Examples of this include the establishment of a Digital Markets Unit. This will promote a pro-competition approach, driving competition between digital firms and opening up opportunities for innovative start-ups.

Currently, the government believes the market dominance of a few well known tech companies leads to fewer opportunities for challenger firms, less innovation, higher prices and less choice.

Therefore, the near future, could be challenging for the global tech giants, such as Facebook, in the social media arena, and Amazon, in relation to online sales.

The UK's proposals place the onus on social networks to remove harmful content, and seek to level the playing field between big tech and smaller would-be rivals through data-sharing and increased scrutiny of mergers and acquisitions.

The new rules would also make it mandatory for mergers and acquisitions to be notified to the UK's Competition and Markets Authority, or CMA.

As such, the Online Harms bill, first announced as long ago as 2018, is set to become a "big priority" for the government who believe legislation sits well with the public who, in general, see a need to protect younger internet users and vulnerable adults.

The proposal would impose a statutory duty of care on services that host user-generated content, such as Facebook to YouTube and gaming services, to remove unlawful material and implement measures for the reporting and removal of content that is harmful, but not necessarily illegal. Communications regulator Ofcom has been tasked with enforcing the law.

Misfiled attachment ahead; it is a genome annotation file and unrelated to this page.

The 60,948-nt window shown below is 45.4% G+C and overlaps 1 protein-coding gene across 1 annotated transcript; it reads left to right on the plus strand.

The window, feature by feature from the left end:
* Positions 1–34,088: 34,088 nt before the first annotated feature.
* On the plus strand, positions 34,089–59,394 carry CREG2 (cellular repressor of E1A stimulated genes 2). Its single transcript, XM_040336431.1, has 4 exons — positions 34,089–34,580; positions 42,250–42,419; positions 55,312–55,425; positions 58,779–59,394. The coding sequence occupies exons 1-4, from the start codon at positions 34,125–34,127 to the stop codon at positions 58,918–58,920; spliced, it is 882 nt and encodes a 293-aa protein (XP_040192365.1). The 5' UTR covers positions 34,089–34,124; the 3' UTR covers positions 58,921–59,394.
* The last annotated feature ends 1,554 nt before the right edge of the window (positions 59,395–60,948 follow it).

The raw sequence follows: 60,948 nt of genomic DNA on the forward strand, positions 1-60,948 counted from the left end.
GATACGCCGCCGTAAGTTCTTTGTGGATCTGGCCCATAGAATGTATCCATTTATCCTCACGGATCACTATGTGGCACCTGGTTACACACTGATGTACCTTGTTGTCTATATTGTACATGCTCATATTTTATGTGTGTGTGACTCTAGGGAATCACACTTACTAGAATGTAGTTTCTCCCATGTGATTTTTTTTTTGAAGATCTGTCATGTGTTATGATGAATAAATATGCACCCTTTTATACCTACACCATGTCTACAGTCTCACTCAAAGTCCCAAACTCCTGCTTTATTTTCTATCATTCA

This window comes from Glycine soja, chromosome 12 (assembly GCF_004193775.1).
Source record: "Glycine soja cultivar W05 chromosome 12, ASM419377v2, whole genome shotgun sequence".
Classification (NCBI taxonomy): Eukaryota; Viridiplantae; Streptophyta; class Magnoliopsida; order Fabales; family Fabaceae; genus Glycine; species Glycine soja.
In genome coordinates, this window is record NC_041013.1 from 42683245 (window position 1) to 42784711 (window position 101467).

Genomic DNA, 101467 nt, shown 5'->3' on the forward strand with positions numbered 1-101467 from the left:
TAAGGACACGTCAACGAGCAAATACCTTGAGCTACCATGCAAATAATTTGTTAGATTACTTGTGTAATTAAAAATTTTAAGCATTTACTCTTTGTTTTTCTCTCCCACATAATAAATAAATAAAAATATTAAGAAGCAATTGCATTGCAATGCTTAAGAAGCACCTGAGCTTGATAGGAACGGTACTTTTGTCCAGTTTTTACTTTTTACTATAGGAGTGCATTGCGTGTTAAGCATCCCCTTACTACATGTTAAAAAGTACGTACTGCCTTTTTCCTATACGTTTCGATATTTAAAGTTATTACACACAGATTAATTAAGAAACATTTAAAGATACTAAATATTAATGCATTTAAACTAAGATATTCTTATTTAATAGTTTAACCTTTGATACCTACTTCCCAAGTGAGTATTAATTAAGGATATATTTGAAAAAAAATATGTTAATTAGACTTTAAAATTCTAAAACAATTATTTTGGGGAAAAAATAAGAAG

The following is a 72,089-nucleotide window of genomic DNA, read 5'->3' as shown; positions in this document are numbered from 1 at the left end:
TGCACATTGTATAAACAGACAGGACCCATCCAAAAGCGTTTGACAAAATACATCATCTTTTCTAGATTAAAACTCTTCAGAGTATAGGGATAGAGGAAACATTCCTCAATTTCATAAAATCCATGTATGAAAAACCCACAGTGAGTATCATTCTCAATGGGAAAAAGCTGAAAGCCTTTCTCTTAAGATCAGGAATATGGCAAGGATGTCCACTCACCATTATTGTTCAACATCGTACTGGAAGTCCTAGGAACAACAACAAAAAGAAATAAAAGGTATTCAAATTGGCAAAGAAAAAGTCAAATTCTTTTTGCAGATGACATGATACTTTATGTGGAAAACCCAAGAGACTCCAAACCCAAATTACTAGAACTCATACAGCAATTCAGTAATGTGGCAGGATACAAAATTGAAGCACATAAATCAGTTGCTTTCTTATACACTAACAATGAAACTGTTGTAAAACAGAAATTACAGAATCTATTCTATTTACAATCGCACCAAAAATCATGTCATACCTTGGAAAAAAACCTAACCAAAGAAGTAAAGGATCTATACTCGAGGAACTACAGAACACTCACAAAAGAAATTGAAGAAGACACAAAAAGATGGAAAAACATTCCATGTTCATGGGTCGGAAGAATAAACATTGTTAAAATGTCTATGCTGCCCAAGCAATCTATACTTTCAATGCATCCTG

A proposed Online Safety Bill will enshrine in law a duty of care on online companies to keep their users safe. It will defend freedom of expression and the invaluable role of a free press, while building trust and confidence and promoting innovation within the digital economy.

Social media, websites, apps and other services which host user-generated content, or allow people to talk to others online, will need to remove and limit the spread of illegal content, such as child sexual abuse, terrorist material and suicide content. They will need to do far more to protect children from being exposed to harmful content or activity such as grooming, bullying, pornography and the encouragement or promotion of self-harm and eating disorders.

The most popular social media sites will need to go further by setting and enforcing clear terms and conditions which explicitly state how they will handle content which is legal but could cause significant physical or psychological harm to adults. The ground-breaking draft Bill was published on 12 May and will undergo pre-legislative scrutiny, and the government will look to legislate as soon as Parliamentary time allows.

A joint parliamentary committee from the Commons and the Lords has been established to scrutinise the forthcoming Online Safety Bill. The Committee is required to report by 10 December 2021 and is seeking input from the public.

Mark Glenister of JPP Law said: "It's a time of major change for the tech sector. However, legislation will impact the huge corporations most and looks set to make it easier for tech start-ups to compete and grow. That's got to be good news for business.

If you need support on the law when it comes to your tech-savvy business, please contact JPP Law, by phoning 020 3468 3064, or by email